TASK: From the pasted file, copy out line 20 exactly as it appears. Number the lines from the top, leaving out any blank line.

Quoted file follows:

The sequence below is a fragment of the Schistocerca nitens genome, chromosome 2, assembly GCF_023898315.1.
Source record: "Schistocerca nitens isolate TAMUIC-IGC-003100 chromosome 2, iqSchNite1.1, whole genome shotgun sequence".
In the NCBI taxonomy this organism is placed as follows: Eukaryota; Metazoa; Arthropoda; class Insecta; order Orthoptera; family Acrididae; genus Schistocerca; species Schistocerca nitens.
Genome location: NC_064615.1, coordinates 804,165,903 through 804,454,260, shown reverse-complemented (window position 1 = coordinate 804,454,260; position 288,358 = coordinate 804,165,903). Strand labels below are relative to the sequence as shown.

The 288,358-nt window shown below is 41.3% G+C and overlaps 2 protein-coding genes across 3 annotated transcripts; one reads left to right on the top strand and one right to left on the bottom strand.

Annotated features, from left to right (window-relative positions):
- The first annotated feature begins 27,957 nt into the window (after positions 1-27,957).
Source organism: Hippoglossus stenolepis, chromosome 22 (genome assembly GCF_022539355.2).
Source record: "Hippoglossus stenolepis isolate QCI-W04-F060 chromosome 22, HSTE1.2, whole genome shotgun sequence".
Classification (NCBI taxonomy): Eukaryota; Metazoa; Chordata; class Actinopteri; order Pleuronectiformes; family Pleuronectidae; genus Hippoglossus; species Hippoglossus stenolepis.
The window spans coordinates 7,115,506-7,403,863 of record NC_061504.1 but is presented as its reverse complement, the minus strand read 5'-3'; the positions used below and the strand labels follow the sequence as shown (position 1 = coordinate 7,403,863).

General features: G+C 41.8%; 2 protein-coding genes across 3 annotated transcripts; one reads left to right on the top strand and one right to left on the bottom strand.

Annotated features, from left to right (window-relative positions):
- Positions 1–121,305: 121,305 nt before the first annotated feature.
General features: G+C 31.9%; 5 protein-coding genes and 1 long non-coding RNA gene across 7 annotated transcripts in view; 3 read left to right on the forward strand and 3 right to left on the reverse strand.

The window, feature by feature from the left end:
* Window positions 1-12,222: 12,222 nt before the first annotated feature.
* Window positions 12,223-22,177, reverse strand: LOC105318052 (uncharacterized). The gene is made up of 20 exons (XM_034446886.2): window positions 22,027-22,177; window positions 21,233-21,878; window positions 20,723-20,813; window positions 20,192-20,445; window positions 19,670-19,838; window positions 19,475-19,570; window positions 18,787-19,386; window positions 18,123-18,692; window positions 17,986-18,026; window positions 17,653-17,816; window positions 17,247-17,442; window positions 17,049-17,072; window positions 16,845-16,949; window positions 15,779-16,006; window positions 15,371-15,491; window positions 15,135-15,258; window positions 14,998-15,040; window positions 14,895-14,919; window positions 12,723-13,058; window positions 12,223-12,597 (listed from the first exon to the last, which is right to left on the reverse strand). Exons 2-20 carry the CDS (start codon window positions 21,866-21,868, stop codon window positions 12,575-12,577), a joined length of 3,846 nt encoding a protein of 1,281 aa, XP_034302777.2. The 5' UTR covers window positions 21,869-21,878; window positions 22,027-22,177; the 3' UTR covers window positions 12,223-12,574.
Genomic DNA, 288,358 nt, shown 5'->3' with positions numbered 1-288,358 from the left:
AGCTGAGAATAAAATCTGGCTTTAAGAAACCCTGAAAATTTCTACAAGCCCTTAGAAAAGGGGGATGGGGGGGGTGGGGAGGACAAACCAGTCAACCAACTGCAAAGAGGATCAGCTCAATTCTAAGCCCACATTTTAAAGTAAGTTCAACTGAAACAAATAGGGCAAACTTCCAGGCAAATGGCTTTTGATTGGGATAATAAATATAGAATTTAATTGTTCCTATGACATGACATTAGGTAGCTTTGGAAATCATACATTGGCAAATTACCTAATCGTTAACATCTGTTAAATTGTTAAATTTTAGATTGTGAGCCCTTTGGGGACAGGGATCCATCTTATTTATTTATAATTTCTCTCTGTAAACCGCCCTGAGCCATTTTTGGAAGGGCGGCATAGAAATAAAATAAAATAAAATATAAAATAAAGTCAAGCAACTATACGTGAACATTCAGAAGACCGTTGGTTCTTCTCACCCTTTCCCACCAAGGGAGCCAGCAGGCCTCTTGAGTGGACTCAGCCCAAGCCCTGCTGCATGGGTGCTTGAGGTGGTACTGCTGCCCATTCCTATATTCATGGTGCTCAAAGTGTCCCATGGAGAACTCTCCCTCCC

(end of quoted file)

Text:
AGCTGAGAATAAAATCTGGCTTTAAGAAACCCTGAAAATTTCTACAAGCCCTTAGAAAAGGGGGATGGGGGGGGTGGGGAGGACAAACCAGTCAACCAACTGCAAAGAGGATCAGCTCAATTCTAAGCCCACATTTTAAAGTAAGTTCAACTGAAACAAATAGGGCAAACTTCCAGGCAAATGGCTTTTGATTGGGATAATAAATATAGAATTTAATTGTTCCTATGACATGACATTAGGTAGCTTTGGAAATCATACATTGGCAAATTACCTAATCGTTAACATCTGTTAAATTGTTAAATTTTAGATTGTGAGCCCTTTGGGGACAGGGATCCATCTTATTTATTTATAATTTCTCTCTGTAAACCGCCCTGAGCCATTTTTGGAAGGGCGGCATAGAAATAAAATAAAATAAAATATAAAATAAAGTCAAGCAACTATACGTGAACATTCAGAAGACCGTTGGTTCTTCTCACCCTTTCCCACCAAGGGAGCCAGCAGGCCTCTTGAGTGGACTCAGCCCAAGCCCTGCTGCATGGGTGCTTGAGGTGGTACTGCTGCCCATTCCTATATTCATGGTGCTCAAAGTGTCCCATGGAGAACTCTCCCTCCC